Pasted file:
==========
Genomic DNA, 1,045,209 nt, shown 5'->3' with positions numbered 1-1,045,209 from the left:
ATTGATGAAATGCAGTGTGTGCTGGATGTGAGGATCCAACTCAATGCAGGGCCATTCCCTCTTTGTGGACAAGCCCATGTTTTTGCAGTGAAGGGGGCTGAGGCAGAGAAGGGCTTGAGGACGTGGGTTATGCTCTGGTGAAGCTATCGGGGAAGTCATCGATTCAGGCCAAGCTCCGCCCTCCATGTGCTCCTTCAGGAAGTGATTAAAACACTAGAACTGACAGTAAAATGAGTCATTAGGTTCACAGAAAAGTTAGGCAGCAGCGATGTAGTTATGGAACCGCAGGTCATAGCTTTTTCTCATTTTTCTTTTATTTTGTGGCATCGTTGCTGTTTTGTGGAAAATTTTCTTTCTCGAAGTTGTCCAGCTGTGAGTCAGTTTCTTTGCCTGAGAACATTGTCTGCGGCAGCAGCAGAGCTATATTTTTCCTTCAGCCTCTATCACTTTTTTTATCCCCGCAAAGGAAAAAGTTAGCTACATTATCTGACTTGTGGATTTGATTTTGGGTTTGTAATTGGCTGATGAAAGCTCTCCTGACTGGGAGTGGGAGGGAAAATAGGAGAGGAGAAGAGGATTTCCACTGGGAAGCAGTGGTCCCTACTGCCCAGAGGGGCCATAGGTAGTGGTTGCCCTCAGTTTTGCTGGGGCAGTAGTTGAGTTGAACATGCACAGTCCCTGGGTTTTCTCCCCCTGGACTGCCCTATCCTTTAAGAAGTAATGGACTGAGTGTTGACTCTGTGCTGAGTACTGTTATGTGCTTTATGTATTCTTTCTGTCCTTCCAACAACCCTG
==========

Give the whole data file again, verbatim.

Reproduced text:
Genomic DNA, 1,045,209 nt, shown 5'->3' with positions numbered 1-1,045,209 from the left:
ATTGATGAAATGCAGTGTGTGCTGGATGTGAGGATCCAACTCAATGCAGGGCCATTCCCTCTTTGTGGACAAGCCCATGTTTTTGCAGTGAAGGGGGCTGAGGCAGAGAAGGGCTTGAGGACGTGGGTTATGCTCTGGTGAAGCTATCGGGGAAGTCATCGATTCAGGCCAAGCTCCGCCCTCCATGTGCTCCTTCAGGAAGTGATTAAAACACTAGAACTGACAGTAAAATGAGTCATTAGGTTCACAGAAAAGTTAGGCAGCAGCGATGTAGTTATGGAACCGCAGGTCATAGCTTTTTCTCATTTTTCTTTTATTTTGTGGCATCGTTGCTGTTTTGTGGAAAATTTTCTTTCTCGAAGTTGTCCAGCTGTGAGTCAGTTTCTTTGCCTGAGAACATTGTCTGCGGCAGCAGCAGAGCTATATTTTTCCTTCAGCCTCTATCACTTTTTTTATCCCCGCAAAGGAAAAAGTTAGCTACATTATCTGACTTGTGGATTTGATTTTGGGTTTGTAATTGGCTGATGAAAGCTCTCCTGACTGGGAGTGGGAGGGAAAATAGGAGAGGAGAAGAGGATTTCCACTGGGAAGCAGTGGTCCCTACTGCCCAGAGGGGCCATAGGTAGTGGTTGCCCTCAGTTTTGCTGGGGCAGTAGTTGAGTTGAACATGCACAGTCCCTGGGTTTTCTCCCCCTGGACTGCCCTATCCTTTAAGAAGTAATGGACTGAGTGTTGACTCTGTGCTGAGTACTGTTATGTGCTTTATGTATTCTTTCTGTCCTTCCAACAACCCTG